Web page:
Incremental: Changes are made at the margins as pluses to or minuses from the existing budget. What is being done now tends to take precedence over what might be done in the future. This is the most popular approach because it is the easiest and most conservative.
Performance: Performance assessment metrics are usually at the core of this approach. Areas that demonstrate improvement are rewarded with new funding. Areas with poor or deteriorating metrics incur funding reductions. This is nice in theory but hard to practice in reality.
Budgeting by substitution: Revenue and key new expense items are identified based on the strategic plan. Inevitably, the projected budget will be in the red at that point. To balance it, items of low priority (usually those not included in the strategic plan) are deleted until the budget is balanced. This is the optimal approach — basing decisions on the strategic plan — but it doesn’t preclude incorporating the best of the zero-based and performance approaches.
Zero-based: All existing programs are put on the table to determine if they should continue to be funded. It’s great in theory, but impossible in reality. A more workable approach is a rolling zero-based process that puts some portion of the budget under the microscope each year.
Ideally, an organization should use multiyear budgeting to plan several years ahead, but that rarely happens. Next year’s budget is frequently perceived by participants as the real one, and that’s what they focus on. The second and third years are usually an afterthought — prepared by staff at the last minute after the real one is put to bed — with the elegance of compound interest (e.g., revenue grows by 3%, expenses by 2.8%) as the fallback.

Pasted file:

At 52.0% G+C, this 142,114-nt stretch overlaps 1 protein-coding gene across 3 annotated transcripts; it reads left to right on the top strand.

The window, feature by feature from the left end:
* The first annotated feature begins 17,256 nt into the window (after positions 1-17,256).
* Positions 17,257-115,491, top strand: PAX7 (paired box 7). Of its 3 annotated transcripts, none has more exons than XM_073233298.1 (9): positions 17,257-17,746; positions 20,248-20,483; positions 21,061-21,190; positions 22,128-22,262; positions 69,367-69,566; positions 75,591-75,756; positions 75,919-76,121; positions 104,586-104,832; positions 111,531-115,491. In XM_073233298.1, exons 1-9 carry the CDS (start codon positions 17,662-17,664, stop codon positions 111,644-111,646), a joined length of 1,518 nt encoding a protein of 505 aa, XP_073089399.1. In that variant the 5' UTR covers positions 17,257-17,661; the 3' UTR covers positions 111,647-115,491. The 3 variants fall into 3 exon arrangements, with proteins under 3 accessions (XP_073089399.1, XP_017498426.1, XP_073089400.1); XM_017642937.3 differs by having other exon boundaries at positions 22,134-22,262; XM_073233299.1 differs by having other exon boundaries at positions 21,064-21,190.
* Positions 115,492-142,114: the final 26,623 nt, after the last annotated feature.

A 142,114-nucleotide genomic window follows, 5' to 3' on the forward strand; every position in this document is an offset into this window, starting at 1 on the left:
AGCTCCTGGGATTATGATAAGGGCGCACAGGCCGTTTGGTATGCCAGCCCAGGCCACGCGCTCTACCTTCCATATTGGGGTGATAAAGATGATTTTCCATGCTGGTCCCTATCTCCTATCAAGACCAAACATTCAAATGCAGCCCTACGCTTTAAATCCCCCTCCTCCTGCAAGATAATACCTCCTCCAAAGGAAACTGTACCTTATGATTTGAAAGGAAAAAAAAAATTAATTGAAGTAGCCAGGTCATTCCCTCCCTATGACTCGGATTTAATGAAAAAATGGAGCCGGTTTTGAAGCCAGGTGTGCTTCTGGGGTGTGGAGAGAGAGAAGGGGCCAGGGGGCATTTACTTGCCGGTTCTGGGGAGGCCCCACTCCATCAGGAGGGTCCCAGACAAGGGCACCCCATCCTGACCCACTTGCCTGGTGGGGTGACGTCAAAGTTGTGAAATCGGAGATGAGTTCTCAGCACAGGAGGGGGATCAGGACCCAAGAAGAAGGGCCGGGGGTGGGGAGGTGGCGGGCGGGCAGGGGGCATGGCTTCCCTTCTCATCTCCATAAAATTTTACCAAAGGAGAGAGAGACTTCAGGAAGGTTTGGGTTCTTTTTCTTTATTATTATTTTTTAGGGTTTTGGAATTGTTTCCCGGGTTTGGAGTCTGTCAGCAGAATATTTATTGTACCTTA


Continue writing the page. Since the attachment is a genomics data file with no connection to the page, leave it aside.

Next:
A good way to create realistic multiyear budgets is to start with the third year and work backward. Create a budget that represents an ideal but incorporates clear trade-offs — the budget must be balanced. Then move backward through the second and first years. Strategy and planning should take the forefront, with the top question being this: “How do we get to ideal?” This is a diversion from the way budgets are generally approached. It creates an incentive for decision-makers to remember that their ideal takes priority over their current state. It makes budgeting by substitution emotionally easier.
Follow overall best practices
Maintain a strong commitment from the top for the integration of planning and budgeting. You will be tempted to compromise to satisfy constituencies that don’t want change.
Rank the priorities as high or low, rather than the typical list of unranked issues that inhibits decision-making. Make priorities clear and actionable. Have a few at the top of the list, and make sure the budget reflects those priorities.
Be resolute in setting clear priorities. Leadership requires courage in the face of opposition.
Identify all the resources required to achieve and implement the strategic plan (i.e., money, people, facilities, IT, etc.) so they can be translated into the final budget. Any plan must include all of the components needed for success. For instance, you can’t create a financial budget for a new program without identifying the required space and IT resources.
Use a budget projection as a component of the strategic plan; it can serve as the basis for the actual budget.
Ensure a continuous conversation between the CEO and his/her leadership team about plans and future budgets so managers know what is likely to be approved or cut. This will speed the budget process.
Keep it simple — complex processes are a distraction from the actual work.